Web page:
Ernesto Priego


Username: ernestopriego
Biography: I am currently a PhD student at The Department of Information Studies, University College London. My thesis discusses the changing nature of comics and comic books in a digital age. It focuses on how comics were historically developed in “the age of mechanical reproduction”, and how this fact is both reflected and challenged by the phenomenon of webcomics (comics made mainly to be read online) and digital comics (comics existing as digital files that can be read on different mobile platforms, either networked or not). My main interests revolve around the history of the book and print technologies, electronic publishing, journalism, psychoanalysis as fiction and philosophy, forms of inscription and identity formation, cities and maps, comic books, collecting, memory and narrative, technology and the body, film, photography, pop music. During the Summer 2009 I was an intern at the Nieman Journalism Lab at Harvard University. I taught XIX and XX century European, English and American Literature, Literary Criticism and Postmodern Critical Theory to undergraduate students at UNAM and Universidad Iberoamericana, Mexico.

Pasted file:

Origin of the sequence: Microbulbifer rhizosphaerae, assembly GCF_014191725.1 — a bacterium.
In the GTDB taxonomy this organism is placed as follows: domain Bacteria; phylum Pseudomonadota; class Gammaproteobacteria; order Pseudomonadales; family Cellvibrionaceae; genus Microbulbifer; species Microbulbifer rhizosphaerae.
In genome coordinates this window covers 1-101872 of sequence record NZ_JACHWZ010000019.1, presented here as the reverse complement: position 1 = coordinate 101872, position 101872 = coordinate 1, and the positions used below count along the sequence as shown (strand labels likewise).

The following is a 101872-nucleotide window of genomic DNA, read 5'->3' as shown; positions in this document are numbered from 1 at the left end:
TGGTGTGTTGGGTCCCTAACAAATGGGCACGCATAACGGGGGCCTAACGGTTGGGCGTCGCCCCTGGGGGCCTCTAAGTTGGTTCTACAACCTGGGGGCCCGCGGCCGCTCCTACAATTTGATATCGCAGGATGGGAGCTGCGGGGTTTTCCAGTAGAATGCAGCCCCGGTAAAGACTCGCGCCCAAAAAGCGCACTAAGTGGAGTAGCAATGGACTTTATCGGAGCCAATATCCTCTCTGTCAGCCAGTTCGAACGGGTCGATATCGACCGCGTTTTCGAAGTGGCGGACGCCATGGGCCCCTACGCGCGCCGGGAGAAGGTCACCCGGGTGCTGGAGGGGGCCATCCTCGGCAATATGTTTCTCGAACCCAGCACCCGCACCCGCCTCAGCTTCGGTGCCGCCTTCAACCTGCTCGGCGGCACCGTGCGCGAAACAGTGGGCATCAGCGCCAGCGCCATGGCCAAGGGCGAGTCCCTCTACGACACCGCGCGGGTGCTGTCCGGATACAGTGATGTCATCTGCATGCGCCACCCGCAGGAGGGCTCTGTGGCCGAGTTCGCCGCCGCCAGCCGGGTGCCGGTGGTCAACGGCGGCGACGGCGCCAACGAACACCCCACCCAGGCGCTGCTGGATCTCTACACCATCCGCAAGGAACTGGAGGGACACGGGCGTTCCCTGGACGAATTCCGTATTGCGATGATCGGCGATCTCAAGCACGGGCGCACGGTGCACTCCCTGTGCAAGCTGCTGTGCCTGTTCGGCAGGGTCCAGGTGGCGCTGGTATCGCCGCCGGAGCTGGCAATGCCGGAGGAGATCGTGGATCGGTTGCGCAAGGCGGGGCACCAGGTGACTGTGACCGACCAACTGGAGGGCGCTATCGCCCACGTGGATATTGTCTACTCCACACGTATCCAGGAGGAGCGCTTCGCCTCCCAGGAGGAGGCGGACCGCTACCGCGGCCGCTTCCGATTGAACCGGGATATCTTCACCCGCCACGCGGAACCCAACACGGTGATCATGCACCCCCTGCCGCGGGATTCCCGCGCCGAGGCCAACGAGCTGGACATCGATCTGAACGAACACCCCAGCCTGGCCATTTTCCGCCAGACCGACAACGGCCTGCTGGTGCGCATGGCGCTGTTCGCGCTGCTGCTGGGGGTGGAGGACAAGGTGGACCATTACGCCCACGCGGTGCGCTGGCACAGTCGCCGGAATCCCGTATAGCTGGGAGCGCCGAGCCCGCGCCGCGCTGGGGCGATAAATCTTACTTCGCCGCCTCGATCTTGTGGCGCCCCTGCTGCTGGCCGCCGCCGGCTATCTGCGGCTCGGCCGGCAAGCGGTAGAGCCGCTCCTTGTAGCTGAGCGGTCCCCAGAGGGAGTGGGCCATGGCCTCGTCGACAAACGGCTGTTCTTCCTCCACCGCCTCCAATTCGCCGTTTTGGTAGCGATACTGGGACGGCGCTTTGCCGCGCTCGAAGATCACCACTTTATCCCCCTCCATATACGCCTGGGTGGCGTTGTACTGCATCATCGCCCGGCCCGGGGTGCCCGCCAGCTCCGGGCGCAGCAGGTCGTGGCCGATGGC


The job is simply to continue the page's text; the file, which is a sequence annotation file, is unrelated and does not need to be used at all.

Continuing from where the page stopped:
Ernesto Priego's Blog posts

Digitise This: Comic Book Materiality in the Digital Age

Wednesday, June 16th, 2010
photo taken at the Copenhagen International Comics Festival 2010I’d like to discuss the implications of digitisation for comic book collections, as well as the importance and urgency (and lack) of a unified comic book digital library initiative.
Though I am not a professional librarian or an expert in digitisation, I’d like to create bridges between the fields of librarianship and comics scholarship.
The session seeks to set the basis for a debate about questions of curation, preservation, digital preservation, text encoding (Comic Book Markup Language) and metadata in the specific field of comics scholarship.

Participants will be given physical copies of comic books of different genres and cultures to handle and explore and attempt the encoding of particular features.

The session seeks to create awareness of the media specificity of comic books as printed/physical material and to put to test the limitations, advantages and challenges of comic book digitisation. It is also hoped the particular instance of comic books will be helpful to illuminate other areas of arts and humanities research.

It is not necessary to be an expert in comic books to participate; newcomers to the medium are encouraged to attend.